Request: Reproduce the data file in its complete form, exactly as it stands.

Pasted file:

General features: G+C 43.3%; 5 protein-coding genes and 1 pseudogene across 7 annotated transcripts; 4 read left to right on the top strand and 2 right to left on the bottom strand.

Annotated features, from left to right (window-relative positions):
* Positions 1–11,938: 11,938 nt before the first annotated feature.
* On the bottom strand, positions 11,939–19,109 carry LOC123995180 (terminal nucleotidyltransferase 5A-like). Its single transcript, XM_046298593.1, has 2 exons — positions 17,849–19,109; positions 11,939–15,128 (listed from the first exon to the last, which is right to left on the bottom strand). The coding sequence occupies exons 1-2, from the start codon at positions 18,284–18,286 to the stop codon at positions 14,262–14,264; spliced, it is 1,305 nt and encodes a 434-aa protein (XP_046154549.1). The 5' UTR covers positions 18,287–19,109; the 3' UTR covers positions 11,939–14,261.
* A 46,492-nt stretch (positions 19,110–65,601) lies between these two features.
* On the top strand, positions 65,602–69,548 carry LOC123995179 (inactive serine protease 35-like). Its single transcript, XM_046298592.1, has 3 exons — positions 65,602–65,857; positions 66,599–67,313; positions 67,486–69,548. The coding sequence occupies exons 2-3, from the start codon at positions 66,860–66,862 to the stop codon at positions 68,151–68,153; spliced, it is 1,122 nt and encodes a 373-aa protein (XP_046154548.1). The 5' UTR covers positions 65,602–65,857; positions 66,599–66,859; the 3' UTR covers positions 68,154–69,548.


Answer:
General features: G+C 43.3%; 5 protein-coding genes and 1 pseudogene across 7 annotated transcripts; 4 read left to right on the top strand and 2 right to left on the bottom strand.

Annotated features, from left to right (window-relative positions):
* Positions 1–11,938: 11,938 nt before the first annotated feature.
* On the bottom strand, positions 11,939–19,109 carry LOC123995180 (terminal nucleotidyltransferase 5A-like). Its single transcript, XM_046298593.1, has 2 exons — positions 17,849–19,109; positions 11,939–15,128 (listed from the first exon to the last, which is right to left on the bottom strand). The coding sequence occupies exons 1-2, from the start codon at positions 18,284–18,286 to the stop codon at positions 14,262–14,264; spliced, it is 1,305 nt and encodes a 434-aa protein (XP_046154549.1). The 5' UTR covers positions 18,287–19,109; the 3' UTR covers positions 11,939–14,261.
* A 46,492-nt stretch (positions 19,110–65,601) lies between these two features.
* On the top strand, positions 65,602–69,548 carry LOC123995179 (inactive serine protease 35-like). Its single transcript, XM_046298592.1, has 3 exons — positions 65,602–65,857; positions 66,599–67,313; positions 67,486–69,548. The coding sequence occupies exons 2-3, from the start codon at positions 66,860–66,862 to the stop codon at positions 68,151–68,153; spliced, it is 1,122 nt and encodes a 373-aa protein (XP_046154548.1). The 5' UTR covers positions 65,602–65,857; positions 66,599–66,859; the 3' UTR covers positions 68,154–69,548.